In other testimony, a consultant who worked with JEA to enhance its business model said he was surprised when Zahn notified him by email in June 2019 that the management team planned to privatize the city-owned operation. 

McKinsey and Co. consultant

Anton Derkach, a senior partner with the McKinsey and Co. management consulting firm, told jurors that McKinsey had been working with JEA since December 2018. At that time, Derkach said, he and his colleagues were told that privatization was “in the rearview mirror” after being considered earlier that year.

Derkach said McKinsey’s aim was to make JEA “the municipal utility of the future.” The consulting company helped JEA develop two scenarios, including one in which the operation maintained status quo and another involving measures like rate increases, cost reductions and reductions in capital expenditures. 

Then came a June 2019 email from Zahn saying the executive team was considering privatization.

“Until that moment we had not had conversations about privatization of JEA other than in December 2018,” Derkach testified. 

Council auditor testifies

Also on Feb. 27, City Council Auditor Kyle Billy testified about a memo he issued Nov. 18, 2019, showing that the value of the performance units was potentially drastically higher than originally believed. That memo came days after Zahn announced that JEA leadership was indefinitely postponing implementation of the PUP.

That memo was followed by a series of events that would include a special City Council committee holding public hearings on concerns over the situation. 

By the end of 2019, the JEA board rescinded the bonus plan, halted the sale process and fired Zahn.

Eddie Suarez, who is representing Zahn, questioned Billy on several aspects of the memo, including his conclusions.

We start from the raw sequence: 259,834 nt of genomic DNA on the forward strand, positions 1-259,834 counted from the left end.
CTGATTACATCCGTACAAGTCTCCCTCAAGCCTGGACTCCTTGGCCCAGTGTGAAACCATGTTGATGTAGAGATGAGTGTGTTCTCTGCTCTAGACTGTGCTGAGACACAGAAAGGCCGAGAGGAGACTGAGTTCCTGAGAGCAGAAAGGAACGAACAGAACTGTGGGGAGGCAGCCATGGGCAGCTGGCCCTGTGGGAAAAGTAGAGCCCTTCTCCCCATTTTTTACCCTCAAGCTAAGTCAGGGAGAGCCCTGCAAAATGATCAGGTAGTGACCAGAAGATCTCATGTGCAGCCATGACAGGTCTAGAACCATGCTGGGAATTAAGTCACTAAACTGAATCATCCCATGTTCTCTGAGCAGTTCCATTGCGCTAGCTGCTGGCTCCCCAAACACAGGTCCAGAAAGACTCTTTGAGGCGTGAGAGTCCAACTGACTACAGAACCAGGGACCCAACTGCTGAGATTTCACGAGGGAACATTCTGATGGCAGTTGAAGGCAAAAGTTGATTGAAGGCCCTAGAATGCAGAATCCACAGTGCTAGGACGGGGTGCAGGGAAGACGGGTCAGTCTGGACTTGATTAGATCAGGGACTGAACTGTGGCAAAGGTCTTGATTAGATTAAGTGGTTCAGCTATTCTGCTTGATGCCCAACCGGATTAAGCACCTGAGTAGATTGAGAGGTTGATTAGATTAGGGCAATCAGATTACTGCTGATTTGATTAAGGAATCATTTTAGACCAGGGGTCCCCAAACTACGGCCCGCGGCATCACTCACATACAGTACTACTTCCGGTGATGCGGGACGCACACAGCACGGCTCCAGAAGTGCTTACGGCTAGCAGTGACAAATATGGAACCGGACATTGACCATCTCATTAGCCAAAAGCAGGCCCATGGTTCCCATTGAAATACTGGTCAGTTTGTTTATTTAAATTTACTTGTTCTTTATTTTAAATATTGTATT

The questioning led to terse exchanges at times. Suarez and Billy went back and forth over Billy’s calculations, with Suarez pressing Billy about whether he included JEA’s obligations and liabilities in determining the net value that the utility would have provided to the city if it had been sold.

Billy said he followed the formula that was approved by the JEA board. 

“Is it accurate to say you didn’t consider any debts and obligations?” Suarez said.

“I’m not sure that’s accurate to say. We followed the formula to the T. It’s a contractual formula,” Billy said. 

“You use this term of net proceeds: That’s gross value minus liabilities and obligations? Did you consider any debt and obligations?” Suarez said.

“We considered everything that was mentioned – everything in the formula that was considered by the JEA board,” Billy said.

Taking aim at a government narrative that Zahn and Wannemacher tried to shroud their activities, Suarez questioned Billy about the former executives’ response to inquiries from the auditor’s office leading up to Billy’s memo. 

Meeting granted

After emailing questions to JEA in early August 2019, Billy said, his office agreed to circle back in a few weeks to give the auditors time to work on time-sensitive budget issues for the city. 

When auditors emailed the JEA on Oct. 30 seeking a meeting, Billy said, JEA agreed to meet the next day. 

“When you asked them for a meeting, they met the very next day?” Suarez said.

“Yes,” Billy said.

Billy’s team followed that meeting by emailing a second round of questions to JEA. 

Billy said he issued the Nov. 18 memo because the sale process of JEA appeared to be moving quickly and the auditor’s office had been “waiting since August” for responses from the utility. 

“You keep saying you’d been waiting since August, but you agreed to circle back,” Suarez said.

“A few weeks would have still been August,” Billy said.

The trial, which began with jury selection Feb. 15, is being held in the Bryan Simpson U.S. Courthouse. The defendants are charged with wire fraud and conspiracy, which carry prison terms of up to 20 years and up to five years, respectively. 

Testimony from government witnesses is scheduled to resume Feb. 28.